"Man on the Moon" -- (Universal) "The People vs. Larry Flynt" director Milos Forman returns with a biopic on late comedian Andy Kaufman, best known for his role in "Taxi." Jim Carrey stars as the versatile comedian as the film traces various stages in Kaufman's career. Danny DeVito co-stars as his longtime manager, and Courtney Love plays his girlfriend.
"Snow Falling on Cedars" (Universal) -- "Shine" director Scott Hicks returns with a tale of intrigue and love set in 1954 on an island in the Pacific Northwest. Ethan Hawke stars as a reporter assigned to cover the trial of a Japanese man accused of the murder of a local fisherman. Youki Kudoh co-stars as Hawke's childhood flame and the wife of the accused (Rick Yune). Based on the best seller by David Guterson.
"Onegin" (Samuel Goldwyn) -- Set in 1820s Russia, Ralph Fiennes stars as a dashing aristocrat who's brought to the countryside through his inheritance of a large estate. There, he acquaints a doting young woman (Liv Tyler) whose love he refuses. Six years later, the two meet again on vastly different terms -- he's fallen obsessively in love with Tyler while she's comfortably married to another man.
"42 Up" (First Run) -- In 1964, filmmaker Michael Apted began his marathon documentary series about the lives of a group of 7-year-olds in England, each from radically different socioeconomic backgrounds. Since then, the director has continued to chronicle the ups and downs of his subjects at 7-year intervals. The sixth installment is the latest update on these people at the crossroad of the big 42.
Opening Friday, Dec. 24
"Pink Narcissus" (Strand) -- First released in 1971, this erotic phantasmagoria returns to the screen with all its campy outrageousness intact. The cult classic follows a beautiful young man, played by Bobby Kendall, as he journeys through a series of sexual fantasies with total abandon. Throughout the experience, the youth is plagued by one great fear -- growing old and losing his looks.
Opening Saturday, Dec. 25
"Galaxy Quest" (DreamWorks) -- Tim Allen plays an over-the-hill television star in this spaced out comedy. He finds himself responsible for the fate of the planet when too-eager aliens mistake the erstwhile actor and his peers as the "Captain Peter Quincy Taggart" starship crew. Now the reluctant actors must go into space for an intergalactic showdown. Sigourney Weaver co-stars.
"The Talented Mr. Ripley" (Paramount) -- Based on the acclaimed novel by Patricia Highsmith, Matt Damon stars as the gay, chameleon-like Tom Ripley, who is commissioned to retrieve an errant playboy (Jude Law) from Italy. The simple errand turns deadly as Damon develops an unhealthy obsession with the expatriate and his girlfriend (Gwyneth Paltrow)."The English Patient" director Anthony Minghella writes and directs.
"Angela's Ashes" (Paramount) -- Adapted from Frank McCourt's Pulitzer Prize-winning memoir, this film is a heartwarming document of the author's childhood in Ireland during the 1930s and '40s. Emily Watson ("Hilary & Jackie") and Robert Carlyle ("The Full Monty") co-star as Frank's working class parents. Directed by Alan Parker.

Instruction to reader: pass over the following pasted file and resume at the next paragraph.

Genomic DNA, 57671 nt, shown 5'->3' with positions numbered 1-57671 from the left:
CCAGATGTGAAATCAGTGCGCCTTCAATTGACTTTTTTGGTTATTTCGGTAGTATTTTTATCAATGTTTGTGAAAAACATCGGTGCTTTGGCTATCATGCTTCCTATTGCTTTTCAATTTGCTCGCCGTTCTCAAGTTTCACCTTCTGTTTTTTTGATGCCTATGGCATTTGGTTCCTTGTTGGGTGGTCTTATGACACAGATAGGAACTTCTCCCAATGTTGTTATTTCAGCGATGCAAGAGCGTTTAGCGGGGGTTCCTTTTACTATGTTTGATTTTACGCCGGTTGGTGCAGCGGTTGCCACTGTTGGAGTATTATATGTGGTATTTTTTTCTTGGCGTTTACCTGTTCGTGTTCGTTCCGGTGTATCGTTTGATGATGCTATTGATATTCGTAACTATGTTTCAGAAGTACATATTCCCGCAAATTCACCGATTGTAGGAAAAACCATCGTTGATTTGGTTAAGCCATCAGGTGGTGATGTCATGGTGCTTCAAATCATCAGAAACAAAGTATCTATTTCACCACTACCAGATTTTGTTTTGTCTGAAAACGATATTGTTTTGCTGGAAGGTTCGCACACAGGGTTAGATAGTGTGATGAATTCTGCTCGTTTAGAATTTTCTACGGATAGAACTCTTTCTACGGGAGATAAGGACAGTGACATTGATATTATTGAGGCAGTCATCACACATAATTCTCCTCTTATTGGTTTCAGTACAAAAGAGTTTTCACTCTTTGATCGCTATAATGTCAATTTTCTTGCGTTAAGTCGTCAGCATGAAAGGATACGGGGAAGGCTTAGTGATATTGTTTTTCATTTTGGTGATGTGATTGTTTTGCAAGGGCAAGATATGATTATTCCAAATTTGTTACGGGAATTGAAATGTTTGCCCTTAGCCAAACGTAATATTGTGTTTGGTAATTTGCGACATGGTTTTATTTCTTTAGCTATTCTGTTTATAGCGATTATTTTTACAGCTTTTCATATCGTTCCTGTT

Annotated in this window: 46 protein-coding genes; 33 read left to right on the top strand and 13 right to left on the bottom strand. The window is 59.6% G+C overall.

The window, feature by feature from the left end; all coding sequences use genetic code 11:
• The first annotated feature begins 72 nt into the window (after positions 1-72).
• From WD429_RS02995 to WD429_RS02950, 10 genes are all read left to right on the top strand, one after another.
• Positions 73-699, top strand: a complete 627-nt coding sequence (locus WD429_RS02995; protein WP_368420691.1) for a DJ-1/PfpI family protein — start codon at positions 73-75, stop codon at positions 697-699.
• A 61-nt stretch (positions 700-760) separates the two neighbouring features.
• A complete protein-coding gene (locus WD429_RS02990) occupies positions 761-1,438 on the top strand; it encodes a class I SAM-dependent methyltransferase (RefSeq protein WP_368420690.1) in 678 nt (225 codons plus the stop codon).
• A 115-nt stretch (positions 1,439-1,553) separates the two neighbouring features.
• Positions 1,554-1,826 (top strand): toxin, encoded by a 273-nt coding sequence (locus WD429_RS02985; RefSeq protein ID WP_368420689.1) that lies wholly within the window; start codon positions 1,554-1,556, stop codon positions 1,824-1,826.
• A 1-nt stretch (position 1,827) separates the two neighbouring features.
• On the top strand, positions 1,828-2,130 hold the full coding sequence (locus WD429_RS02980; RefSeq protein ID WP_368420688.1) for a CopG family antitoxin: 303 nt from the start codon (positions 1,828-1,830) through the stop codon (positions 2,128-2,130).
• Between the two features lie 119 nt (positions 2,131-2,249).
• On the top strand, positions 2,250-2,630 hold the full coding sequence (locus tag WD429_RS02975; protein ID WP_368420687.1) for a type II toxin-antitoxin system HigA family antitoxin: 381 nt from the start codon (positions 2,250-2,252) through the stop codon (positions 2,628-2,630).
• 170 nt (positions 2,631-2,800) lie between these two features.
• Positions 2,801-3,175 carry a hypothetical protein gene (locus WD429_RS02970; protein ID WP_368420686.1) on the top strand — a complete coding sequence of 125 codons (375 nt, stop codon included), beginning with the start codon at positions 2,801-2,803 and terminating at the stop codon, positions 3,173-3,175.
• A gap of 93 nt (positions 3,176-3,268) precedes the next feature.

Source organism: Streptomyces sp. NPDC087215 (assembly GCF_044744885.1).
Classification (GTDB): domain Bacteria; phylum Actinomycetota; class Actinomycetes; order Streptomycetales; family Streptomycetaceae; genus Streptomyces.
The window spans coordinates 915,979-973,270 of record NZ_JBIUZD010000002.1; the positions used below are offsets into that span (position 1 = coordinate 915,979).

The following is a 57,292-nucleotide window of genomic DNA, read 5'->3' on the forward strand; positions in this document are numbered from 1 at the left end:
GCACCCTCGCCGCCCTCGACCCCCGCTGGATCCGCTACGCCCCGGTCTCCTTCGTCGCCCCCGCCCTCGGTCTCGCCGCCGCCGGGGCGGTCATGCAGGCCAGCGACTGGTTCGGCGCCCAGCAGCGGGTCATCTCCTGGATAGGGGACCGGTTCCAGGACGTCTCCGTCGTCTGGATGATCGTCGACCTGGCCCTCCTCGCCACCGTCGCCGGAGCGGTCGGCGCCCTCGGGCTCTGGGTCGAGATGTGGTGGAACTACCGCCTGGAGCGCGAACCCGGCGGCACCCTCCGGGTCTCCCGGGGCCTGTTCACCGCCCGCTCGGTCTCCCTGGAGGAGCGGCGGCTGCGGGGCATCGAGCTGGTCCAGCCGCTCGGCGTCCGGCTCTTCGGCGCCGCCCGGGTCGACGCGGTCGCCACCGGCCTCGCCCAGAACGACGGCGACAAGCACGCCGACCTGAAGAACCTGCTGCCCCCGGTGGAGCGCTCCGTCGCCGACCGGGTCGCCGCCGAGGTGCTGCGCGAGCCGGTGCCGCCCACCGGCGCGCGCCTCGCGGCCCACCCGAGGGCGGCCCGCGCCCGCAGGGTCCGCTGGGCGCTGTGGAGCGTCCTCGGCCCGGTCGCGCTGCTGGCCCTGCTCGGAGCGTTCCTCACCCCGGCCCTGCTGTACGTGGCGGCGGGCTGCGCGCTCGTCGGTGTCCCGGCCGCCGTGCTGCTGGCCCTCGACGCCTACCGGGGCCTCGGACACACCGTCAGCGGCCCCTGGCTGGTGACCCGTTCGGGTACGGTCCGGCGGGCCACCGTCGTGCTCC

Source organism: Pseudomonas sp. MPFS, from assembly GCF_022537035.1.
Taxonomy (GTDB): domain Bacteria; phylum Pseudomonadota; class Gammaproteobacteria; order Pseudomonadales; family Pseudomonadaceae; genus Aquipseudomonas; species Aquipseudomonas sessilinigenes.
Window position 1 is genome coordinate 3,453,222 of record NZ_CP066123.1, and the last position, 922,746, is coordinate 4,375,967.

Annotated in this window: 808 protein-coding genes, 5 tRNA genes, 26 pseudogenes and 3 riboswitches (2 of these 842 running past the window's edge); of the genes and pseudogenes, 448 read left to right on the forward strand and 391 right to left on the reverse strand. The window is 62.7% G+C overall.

"Play It to the Bone" (Buena Vista) -- Out-of-work boxing rivals and friends (Woody Harrelson and Antonio Banderas) get the chance of a lifetime to work together in Las Vegas. Strapped for time, they hit the road with their friend (Lolita Davidovich) at the wheel. A riotous road trip ensues as the boxers scramble to make it to their big showdown.
"Titus" (Fox Searchlight) -- In this epic tale of revenge, Anthony Hopkins stars as Titus Andonicus, the Roman general who sows the seeds of vengeance when he executes the son of the enemy queen, played by Jessica Lange. The repercussions of his action are revealed when the vindictive woman becomes the new wife of the Roman emperor. Alan Cumming co-stars.
"The Cider House Rules" (Miramax) -- Directed by Lasse Hallstrom ("What's Eating Gilbert Grape") and adapted from John Irving's best-selling novel, this coming-of-age story casts Tobey Maguire as a young man who has spent his entire youth in an orphanage. Hungry for experience, he sets out to explore the world outside. Charlize Theron, Paul Rudd and Michael Caine co-star.
"Cradle Will Rock" (Buena Vista) -- Based on true events in the cultural and art scenes of 1930s New York City, this film follows various cultural workers -- including Mexican artist Diego Rivera, theater director Orson Welles and propagandist Margherita Sarfatti -- as they defend their artistic expressions in the face of political paranoia and government censorship. John Cusack, Bill Murray and Susan Sarandon co-star.
"Tumbleweeds" (Fine Line) -- Leaving an abusive boyfriend behind, single mother Janet McTeer and daughter Kimberly J. Brown head for the sunny suburbs of San Diego to start anew. Once again, McTeer swif ly enters into a destructive relationship and is tempted to look for an easy way out. However, her headstrong daughter, tired of her rootless existence, refuses to abandon her newly established life.